Thursday 27 November 2014

Learning to live with the nightmares of narcolepsy

Debilitating condition left a once active, happy child too exhausted to play his beloved sports, plagued him with terrifying hallucinations and drove him to self-harm.

Alex Lawless, who developed narcolepsy after taking Pandemrix, with his mum Mairead. Picture: Ronan Lang
Alex Lawless, who developed narcolepsy after taking Pandemrix, with his mum Mairead. Picture: Ronan Lang

Terrifying hallucinations, aggressive behaviour, and threats of self-harm – the nightmare of narcolepsy has devastated the life of Dublin schoolboy Alexander Donovan.

The nine-year-old must take a 20-minute nap in school each morning at 10am, and another 30-minute doze in the afternoon when he returns to the family home in Rathgar.

This is despite the strong medication which his mother, Mairead Lawless, says, is actually licensed for use by adults, but which is crucial to keep Alex alert in the mornings, and provide the deep night-sleep denied him by his debilitating condition.

"It's a struggle to keep him awake enough to do his homework.He struggles to concentrate and focus, and finds it difficult to pay attention in school. He can be very bad-tempered when he's tired and he's a very different child to what he was."

Her son, she says, can no longer find the energy for the sports he once adored – while other boys of his age are out kicking footballs and getting into mischief, his mother says all Alex wants to do is sit on the sofa.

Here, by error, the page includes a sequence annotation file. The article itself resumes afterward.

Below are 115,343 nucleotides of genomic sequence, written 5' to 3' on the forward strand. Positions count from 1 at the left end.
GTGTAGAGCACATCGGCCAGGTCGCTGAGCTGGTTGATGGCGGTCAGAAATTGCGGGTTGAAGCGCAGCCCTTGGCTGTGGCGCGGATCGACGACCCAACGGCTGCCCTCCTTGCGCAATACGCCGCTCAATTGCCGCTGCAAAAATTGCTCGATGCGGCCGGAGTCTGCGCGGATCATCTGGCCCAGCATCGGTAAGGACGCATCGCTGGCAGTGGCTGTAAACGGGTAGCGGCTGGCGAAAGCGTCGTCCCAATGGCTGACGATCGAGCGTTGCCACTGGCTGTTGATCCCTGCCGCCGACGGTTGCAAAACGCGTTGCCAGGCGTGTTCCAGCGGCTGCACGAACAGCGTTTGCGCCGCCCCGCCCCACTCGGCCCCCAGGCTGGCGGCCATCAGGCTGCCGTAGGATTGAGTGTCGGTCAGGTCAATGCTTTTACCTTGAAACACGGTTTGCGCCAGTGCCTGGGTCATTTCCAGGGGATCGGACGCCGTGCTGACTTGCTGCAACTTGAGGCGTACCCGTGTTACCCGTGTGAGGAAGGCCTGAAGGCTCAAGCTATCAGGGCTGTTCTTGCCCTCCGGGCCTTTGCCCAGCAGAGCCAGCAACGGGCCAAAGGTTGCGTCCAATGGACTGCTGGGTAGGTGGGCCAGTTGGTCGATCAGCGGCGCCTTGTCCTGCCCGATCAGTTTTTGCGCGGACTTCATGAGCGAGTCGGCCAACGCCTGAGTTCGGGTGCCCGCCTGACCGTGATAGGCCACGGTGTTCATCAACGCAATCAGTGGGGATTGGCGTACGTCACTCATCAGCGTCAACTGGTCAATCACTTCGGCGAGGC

Once an active, outgoing child, who was full of energy and had lots of friends, Alexander has become quiet, lacking in energy and unable to participate in activities with his pals.

He pushes himself to do Cub Scouts and plays hockey once a week at school, says his mum, but it's a major effort.

"He cannot go on public transport on his own – he has to be with someone or he will fall asleep," she reveals.

Alex was just five years old when he received the Pandemrix vaccine (for swine flu) in January 2010. His mother, father Ray and older sister Eleanor were also vaccinated.

About three months later, at the beginning of April, Lawless, a bank manager, started to notice that Alex was falling asleep at odd times – even on very short car journeys.

She brought him to the family GP. Blood tests showed only a slightly lowered iron and white blood cell count.

By mid-May there was no improvement.

Still falling asleep at peculiar times, Alex was now also enduring horrifying nightmares. "He became very scared of the dark and said he was seeing things – and it started to get a bit scary.

"He was sleeping for up to three hours in the afternoon after coming home from school. He'd become very aggressive and irrational after waking up. Sometimes he'd start screaming while sleeping – but his eyes would be open," she recalls.

She later discovered that her child was having what are called hypnogogic hallucinations which is a symptom of narcolepsy.

"You're effectively awake, but still dreaming and not distinguishing between dream and reality," Lawless explains.

More consultations and tests followed, but by February 2011 Alex put on a lot of weight – another symptom of narcolepsy as Lawless was to discover.

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